Reflection for Sunday – March 26, 2023

Readings: Ezekiel 37:12-14; Romans 8: 8-11; John 11: 1-45 
Preacher: Susan K. Roll

It may have happened to you, or to someone you know.  You miss your last chance to be present to someone you love before they die.

When it happened to relatives of mine, they had just left their husband and father in the hospital after an unremarkable visit, and learned only hours later that he had passed away about the time they were down in the parking lot getting into the car.  In my case, I was flying home from a conference in the Netherlands, having received a call from my brother the night before that our father was hospitalized and not doing well.  I landed at Dulles for the connecting flight and ran to the bank of pay phones along the wall.  That was when I reached my brother at home.  My father had died when I was over the Atlantic.

In today’s Gospel, however, the writers of John make a point to say that Jesus delayed deliberately when he heard his dear friend Lazarus was dying.  By the time Jesus and his friends arrived in Bethany, Lazarus had been dead for four days.  There’s a theological reason why the writers framed the story this way.  It seems that in ancient Jewish belief the spirit of the dead person was thought to remain near the body for three days.  “Four days” meant that Lazarus really was dead.  Martha’s later words reinforce the point:  “By now there will be a stench; he’s been dead four days.”

All three of the stories from John’s Gospel that we’ve been hearing at Mass —Jesus’ dialogue with the Samaritan woman at the well, Jesus’ creation of new sight for a man born blind, and now the revival of Lazarus, were stories constructed to meet the immediate pastoral needs of the Johannine community at the end of the first century C.E.  They needed to believe that Jesus was indeed “the resurrection and the life.”  They were struggling to survive as followers of Christ in a world where, on the one hand, they lived in fear under the Roman military occupation, and on the other, Jewish converts to Christianity were excommunicated, as it were, from their local synagogue.

The writers of John told these stories adding extra scenes with a variety of characters, and layers of dialogue, to make clear that Jesus knew he was on his way to arrest, trial and execution on a cross at Jerusalem.  His friends, however, couldn’t yet put the pieces together.

In the first scene his friends seem to think that Lazarus could be healed, and they couldn’t figure out why Jesus delayed their departure.  The dialogue raises the ideas of light and darkness (a favorite in John) and why Jesus said first that Lazarus’ illness would not lead to death.  His friends, however clueless on the meaning of events, knew that Jesus was putting himself and them in danger by going back to Judea.  Jesus exposed himself to his own death when he traveled to Bethany on the occasion of Lazarus’ death.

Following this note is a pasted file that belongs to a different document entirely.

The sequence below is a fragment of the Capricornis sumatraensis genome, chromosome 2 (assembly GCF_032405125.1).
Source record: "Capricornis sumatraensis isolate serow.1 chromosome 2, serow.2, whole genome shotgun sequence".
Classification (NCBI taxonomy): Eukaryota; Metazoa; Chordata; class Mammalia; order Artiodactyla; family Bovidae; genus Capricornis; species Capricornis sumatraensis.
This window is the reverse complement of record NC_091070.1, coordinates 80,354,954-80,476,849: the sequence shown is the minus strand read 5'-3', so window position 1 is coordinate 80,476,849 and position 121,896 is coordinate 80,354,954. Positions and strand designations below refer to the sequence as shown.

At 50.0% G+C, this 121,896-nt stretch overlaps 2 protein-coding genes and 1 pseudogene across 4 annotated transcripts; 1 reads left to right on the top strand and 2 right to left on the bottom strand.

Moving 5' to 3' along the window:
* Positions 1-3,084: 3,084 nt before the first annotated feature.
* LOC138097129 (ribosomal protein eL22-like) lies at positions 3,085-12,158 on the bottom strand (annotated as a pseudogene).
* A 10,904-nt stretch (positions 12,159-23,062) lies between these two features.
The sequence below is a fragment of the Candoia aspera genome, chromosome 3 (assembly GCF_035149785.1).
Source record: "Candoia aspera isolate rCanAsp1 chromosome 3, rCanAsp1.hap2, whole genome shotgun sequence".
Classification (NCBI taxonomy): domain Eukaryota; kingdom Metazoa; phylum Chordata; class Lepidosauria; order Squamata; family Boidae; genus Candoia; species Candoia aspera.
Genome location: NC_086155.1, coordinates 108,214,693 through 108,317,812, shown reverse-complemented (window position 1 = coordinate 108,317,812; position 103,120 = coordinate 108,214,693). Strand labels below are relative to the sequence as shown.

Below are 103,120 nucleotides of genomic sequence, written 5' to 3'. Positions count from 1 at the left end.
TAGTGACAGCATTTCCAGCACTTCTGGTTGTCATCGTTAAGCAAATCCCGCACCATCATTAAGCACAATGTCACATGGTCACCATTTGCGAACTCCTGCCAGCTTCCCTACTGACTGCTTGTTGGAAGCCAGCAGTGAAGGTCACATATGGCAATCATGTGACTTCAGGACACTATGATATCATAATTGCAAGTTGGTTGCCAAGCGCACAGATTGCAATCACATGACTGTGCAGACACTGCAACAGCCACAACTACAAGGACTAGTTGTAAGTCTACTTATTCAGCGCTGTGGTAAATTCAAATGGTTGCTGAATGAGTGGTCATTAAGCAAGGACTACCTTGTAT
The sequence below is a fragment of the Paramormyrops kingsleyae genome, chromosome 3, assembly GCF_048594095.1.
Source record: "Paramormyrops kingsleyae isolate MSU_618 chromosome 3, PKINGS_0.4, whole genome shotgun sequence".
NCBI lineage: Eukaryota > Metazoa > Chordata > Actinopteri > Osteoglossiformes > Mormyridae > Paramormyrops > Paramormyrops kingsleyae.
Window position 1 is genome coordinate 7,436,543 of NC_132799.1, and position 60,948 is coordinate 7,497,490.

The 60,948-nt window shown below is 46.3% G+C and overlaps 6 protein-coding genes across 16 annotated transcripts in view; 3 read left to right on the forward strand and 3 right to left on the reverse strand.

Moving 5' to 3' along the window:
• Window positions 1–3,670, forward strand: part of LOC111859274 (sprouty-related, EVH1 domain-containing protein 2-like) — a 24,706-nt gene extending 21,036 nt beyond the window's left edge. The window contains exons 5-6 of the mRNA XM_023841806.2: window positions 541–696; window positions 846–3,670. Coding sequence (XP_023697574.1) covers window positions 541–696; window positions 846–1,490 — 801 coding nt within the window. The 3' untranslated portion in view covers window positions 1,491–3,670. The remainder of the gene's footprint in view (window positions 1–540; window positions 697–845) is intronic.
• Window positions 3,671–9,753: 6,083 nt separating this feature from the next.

Jesus’ dialogue with Martha illustrates more misunderstanding about death and life.  When Jesus tells her, “Your brother will rise,” Martha thinks immediately of the Jewish belief that the dead will rise at the end of time when God is victorious, and this means bodily resurrection as well.  But the writers of John are coming from a later Wisdom/Sophia theology which holds that the righteous remain always in life, body or no body, because they live on in the Spirit.  The Word/Sophia was pre-existent before creation. We see that in John 1:1, “In the beginning was the Word…and the Word was God.”  We see Jesus’ pain at the lack of comprehension by both Martha and Mary, even when Martha can use profound titles for Jesus.  He starts to cry.  Yet Jesus speaks in terms that come from the Sophia tradition:  embraced by the life of eternity, returning to the Holy One, lifted up and exalted, and he will return.  (Oddly enough, the Order for Christian Funerals includes both ideas.)

All of this language prepares Christian believers to enter into the fearful events of Holy Week with an eye on eternal life in the Spirit.

It’s understandable to dwell on the circumstances of a sudden death, or to sink into the regret and deeper pain that follows if we blame ourselves for what we didn’t do.  Yet in faith we can tell the story differently.  We can focus on “the life that does not die.”

Susan Roll
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